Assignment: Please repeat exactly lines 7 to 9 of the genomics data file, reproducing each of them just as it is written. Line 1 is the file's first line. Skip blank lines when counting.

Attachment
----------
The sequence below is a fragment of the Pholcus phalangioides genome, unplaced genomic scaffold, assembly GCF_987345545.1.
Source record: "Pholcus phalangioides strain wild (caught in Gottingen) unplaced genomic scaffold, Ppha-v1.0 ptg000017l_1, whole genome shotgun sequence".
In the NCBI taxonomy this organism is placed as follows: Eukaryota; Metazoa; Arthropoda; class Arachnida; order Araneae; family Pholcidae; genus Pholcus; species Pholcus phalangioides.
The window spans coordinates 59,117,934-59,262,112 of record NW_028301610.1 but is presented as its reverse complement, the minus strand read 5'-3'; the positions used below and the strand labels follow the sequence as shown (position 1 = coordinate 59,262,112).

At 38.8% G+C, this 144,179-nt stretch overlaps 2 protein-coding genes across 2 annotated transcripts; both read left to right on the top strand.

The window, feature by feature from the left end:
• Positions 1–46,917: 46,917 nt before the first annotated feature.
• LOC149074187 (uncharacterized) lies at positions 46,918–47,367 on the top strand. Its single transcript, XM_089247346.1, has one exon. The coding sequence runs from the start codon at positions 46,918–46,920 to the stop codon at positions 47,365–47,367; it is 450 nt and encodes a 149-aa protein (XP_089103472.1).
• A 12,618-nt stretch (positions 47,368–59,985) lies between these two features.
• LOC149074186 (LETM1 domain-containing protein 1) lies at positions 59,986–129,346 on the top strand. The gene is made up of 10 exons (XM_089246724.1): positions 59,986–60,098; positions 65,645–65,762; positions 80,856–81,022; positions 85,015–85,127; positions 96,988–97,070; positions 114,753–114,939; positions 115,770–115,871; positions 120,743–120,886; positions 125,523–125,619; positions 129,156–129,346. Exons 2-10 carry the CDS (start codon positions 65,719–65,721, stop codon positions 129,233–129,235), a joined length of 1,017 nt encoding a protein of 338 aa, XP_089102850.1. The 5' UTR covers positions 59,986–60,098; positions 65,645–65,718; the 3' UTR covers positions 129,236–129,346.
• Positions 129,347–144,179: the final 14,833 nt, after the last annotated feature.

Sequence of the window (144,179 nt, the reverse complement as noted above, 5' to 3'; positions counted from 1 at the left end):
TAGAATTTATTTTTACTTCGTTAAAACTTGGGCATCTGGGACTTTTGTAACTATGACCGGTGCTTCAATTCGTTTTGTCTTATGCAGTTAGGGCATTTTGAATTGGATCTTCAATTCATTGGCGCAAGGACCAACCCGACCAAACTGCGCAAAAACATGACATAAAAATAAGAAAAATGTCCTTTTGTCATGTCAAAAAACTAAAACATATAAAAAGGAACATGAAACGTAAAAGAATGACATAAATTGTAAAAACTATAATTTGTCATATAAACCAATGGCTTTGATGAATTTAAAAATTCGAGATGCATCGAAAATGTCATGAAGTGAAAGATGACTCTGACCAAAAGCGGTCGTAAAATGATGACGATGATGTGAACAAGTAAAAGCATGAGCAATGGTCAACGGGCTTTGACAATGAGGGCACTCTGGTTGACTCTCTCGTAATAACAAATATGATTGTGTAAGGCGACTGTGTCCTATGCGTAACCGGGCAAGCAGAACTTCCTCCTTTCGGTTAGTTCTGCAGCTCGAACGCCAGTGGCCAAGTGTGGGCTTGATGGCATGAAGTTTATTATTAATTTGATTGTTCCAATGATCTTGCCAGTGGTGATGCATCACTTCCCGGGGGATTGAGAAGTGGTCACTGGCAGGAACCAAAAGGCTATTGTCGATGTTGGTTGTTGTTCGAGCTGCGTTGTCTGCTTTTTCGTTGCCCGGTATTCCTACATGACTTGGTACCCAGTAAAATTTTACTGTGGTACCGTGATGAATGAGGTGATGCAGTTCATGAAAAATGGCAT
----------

• Positions 1–46,917: 46,917 nt before the first annotated feature.
• LOC149074187 (uncharacterized) lies at positions 46,918–47,367 on the top strand. Its single transcript, XM_089247346.1, has one exon. The coding sequence runs from the start codon at positions 46,918–46,920 to the stop codon at positions 47,365–47,367; it is 450 nt and encodes a 149-aa protein (XP_089103472.1).
• A 12,618-nt stretch (positions 47,368–59,985) lies between these two features.